Ariel Schlamm


Widely used methods of target, anomaly, and change detection when applied to spectral imagery provide less than desirable results due to the complex nature of the data. In the case of hyperspectral data, dimension reduction techniques are employed to reduce the amount of data used in the detection algorithms in order to produce "better" results and/or decreased computation time. This essentially ignores a significant amount of the data collected in k unique spectral bands. Methods presented in this work explore using the distribution of the collected data in the full k dimensions in order to identify regions of interest contained in spatial tiles of the scene. Here, interest is defined as small and large scale manmade activity. The algorithms developed in this research are primarily data driven with a limited number of assumptions. These algorithms will individually be applied to spatial subsets or tiles of the full scene to indicate the amount of interest contained. Each tile is put through a series of tests using the algorithms based on the full distribution of the data in the hyperspace. The scores from each test will be combined in such a way that each tile is labeled as either "interesting" or "not interesting." This provides a cueing mechanism for image analysts to visually inspect locations within a hyperspectral scene with a high likelihood of containing manmade activity.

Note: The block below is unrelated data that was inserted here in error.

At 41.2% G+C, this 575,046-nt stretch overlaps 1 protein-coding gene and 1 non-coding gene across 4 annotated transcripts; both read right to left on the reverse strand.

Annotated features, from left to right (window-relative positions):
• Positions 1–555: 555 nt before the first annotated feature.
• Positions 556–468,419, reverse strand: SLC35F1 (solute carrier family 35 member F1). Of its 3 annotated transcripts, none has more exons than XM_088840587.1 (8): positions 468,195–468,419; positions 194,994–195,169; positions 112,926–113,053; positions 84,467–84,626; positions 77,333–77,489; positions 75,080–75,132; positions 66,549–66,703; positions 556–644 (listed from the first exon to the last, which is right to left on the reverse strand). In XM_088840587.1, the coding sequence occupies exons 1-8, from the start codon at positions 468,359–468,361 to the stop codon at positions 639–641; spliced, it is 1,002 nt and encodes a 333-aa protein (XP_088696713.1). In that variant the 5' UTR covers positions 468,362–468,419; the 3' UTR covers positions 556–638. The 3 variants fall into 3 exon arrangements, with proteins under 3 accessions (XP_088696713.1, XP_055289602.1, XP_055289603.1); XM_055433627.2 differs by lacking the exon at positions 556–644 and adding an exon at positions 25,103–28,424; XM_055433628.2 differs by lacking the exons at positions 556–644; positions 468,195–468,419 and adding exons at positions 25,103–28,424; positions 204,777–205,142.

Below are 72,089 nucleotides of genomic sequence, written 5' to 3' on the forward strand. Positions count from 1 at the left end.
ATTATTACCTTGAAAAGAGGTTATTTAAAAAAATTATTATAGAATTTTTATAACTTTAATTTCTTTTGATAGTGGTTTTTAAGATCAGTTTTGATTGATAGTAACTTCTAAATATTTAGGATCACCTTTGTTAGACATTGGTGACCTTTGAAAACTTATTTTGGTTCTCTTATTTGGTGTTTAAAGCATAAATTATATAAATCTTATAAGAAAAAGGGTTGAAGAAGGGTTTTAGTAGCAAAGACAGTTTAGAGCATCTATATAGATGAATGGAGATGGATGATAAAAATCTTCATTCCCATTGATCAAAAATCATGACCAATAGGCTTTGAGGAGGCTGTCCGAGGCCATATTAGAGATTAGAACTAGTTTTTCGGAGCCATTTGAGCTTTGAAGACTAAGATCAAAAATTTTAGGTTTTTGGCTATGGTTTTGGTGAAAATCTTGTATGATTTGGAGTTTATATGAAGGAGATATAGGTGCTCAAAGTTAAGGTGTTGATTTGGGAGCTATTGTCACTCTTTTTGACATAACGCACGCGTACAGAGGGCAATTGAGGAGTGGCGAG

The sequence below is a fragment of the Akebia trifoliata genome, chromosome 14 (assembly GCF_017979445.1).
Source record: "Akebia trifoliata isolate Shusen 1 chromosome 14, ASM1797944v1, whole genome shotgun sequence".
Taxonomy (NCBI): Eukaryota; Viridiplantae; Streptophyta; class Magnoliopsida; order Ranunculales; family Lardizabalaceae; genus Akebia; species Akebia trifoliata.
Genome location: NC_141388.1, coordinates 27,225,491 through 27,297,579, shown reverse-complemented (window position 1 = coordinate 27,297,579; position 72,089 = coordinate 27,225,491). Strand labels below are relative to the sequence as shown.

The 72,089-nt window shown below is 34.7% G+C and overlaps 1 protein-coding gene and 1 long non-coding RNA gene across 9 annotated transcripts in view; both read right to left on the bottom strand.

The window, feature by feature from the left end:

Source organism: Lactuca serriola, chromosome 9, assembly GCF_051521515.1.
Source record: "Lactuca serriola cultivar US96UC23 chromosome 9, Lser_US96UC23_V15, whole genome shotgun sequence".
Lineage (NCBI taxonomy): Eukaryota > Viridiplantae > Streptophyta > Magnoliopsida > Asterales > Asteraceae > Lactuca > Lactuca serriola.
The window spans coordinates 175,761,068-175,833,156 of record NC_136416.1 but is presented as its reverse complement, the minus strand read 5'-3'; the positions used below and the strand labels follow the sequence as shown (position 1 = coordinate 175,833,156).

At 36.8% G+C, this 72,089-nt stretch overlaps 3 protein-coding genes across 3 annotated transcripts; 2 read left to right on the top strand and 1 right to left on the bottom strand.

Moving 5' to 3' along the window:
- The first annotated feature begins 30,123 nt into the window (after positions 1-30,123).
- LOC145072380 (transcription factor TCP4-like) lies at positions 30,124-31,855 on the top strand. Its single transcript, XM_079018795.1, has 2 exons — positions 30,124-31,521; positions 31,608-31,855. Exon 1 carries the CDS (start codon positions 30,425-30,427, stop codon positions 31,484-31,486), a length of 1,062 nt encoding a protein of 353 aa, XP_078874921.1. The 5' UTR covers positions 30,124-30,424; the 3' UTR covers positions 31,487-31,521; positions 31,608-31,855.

Library of Congress Subject Headings

Remote sensing--Data processing; Image processing--Digital techniques; Multispectral photography--Data processing; Spectrum analysis; Computer algorithms

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Chester F. Carlson Center for Imaging Science (COS)


Messinger, David


Note: imported from RIT’s Digital Media Library running on DSpace to RIT Scholar Works. Physical copy available through RIT's The Wallace Library at: TA1637 .S353 2010


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